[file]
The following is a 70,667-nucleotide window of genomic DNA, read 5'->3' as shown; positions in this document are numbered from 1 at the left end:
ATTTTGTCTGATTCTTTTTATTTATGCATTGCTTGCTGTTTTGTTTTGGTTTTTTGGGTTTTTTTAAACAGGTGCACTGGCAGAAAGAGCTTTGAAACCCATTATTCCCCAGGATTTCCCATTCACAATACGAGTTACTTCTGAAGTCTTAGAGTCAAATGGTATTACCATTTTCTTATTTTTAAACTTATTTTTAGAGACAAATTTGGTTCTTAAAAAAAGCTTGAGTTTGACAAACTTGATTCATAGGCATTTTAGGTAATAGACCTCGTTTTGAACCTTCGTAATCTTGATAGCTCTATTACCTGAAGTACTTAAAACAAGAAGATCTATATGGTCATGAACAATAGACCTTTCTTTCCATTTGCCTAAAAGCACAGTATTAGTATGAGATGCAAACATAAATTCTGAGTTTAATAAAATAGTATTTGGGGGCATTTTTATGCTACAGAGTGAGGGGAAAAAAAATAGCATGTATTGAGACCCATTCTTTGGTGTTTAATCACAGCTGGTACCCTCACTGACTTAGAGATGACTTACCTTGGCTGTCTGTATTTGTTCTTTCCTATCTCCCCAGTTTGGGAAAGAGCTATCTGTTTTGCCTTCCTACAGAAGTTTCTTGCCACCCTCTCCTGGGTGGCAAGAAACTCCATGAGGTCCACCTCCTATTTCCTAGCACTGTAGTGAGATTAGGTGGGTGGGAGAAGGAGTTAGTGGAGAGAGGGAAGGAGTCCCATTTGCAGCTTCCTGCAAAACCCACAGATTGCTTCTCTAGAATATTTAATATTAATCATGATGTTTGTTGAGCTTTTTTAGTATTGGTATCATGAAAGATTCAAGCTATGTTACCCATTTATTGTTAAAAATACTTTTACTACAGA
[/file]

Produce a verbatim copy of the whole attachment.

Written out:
The following is a 70,667-nucleotide window of genomic DNA, read 5'->3' as shown; positions in this document are numbered from 1 at the left end:
ATTTTGTCTGATTCTTTTTATTTATGCATTGCTTGCTGTTTTGTTTTGGTTTTTTGGGTTTTTTTAAACAGGTGCACTGGCAGAAAGAGCTTTGAAACCCATTATTCCCCAGGATTTCCCATTCACAATACGAGTTACTTCTGAAGTCTTAGAGTCAAATGGTATTACCATTTTCTTATTTTTAAACTTATTTTTAGAGACAAATTTGGTTCTTAAAAAAAGCTTGAGTTTGACAAACTTGATTCATAGGCATTTTAGGTAATAGACCTCGTTTTGAACCTTCGTAATCTTGATAGCTCTATTACCTGAAGTACTTAAAACAAGAAGATCTATATGGTCATGAACAATAGACCTTTCTTTCCATTTGCCTAAAAGCACAGTATTAGTATGAGATGCAAACATAAATTCTGAGTTTAATAAAATAGTATTTGGGGGCATTTTTATGCTACAGAGTGAGGGGAAAAAAAATAGCATGTATTGAGACCCATTCTTTGGTGTTTAATCACAGCTGGTACCCTCACTGACTTAGAGATGACTTACCTTGGCTGTCTGTATTTGTTCTTTCCTATCTCCCCAGTTTGGGAAAGAGCTATCTGTTTTGCCTTCCTACAGAAGTTTCTTGCCACCCTCTCCTGGGTGGCAAGAAACTCCATGAGGTCCACCTCCTATTTCCTAGCACTGTAGTGAGATTAGGTGGGTGGGAGAAGGAGTTAGTGGAGAGAGGGAAGGAGTCCCATTTGCAGCTTCCTGCAAAACCCACAGATTGCTTCTCTAGAATATTTAATATTAATCATGATGTTTGTTGAGCTTTTTTAGTATTGGTATCATGAAAGATTCAAGCTATGTTACCCATTTATTGTTAAAAATACTTTTACTACAGA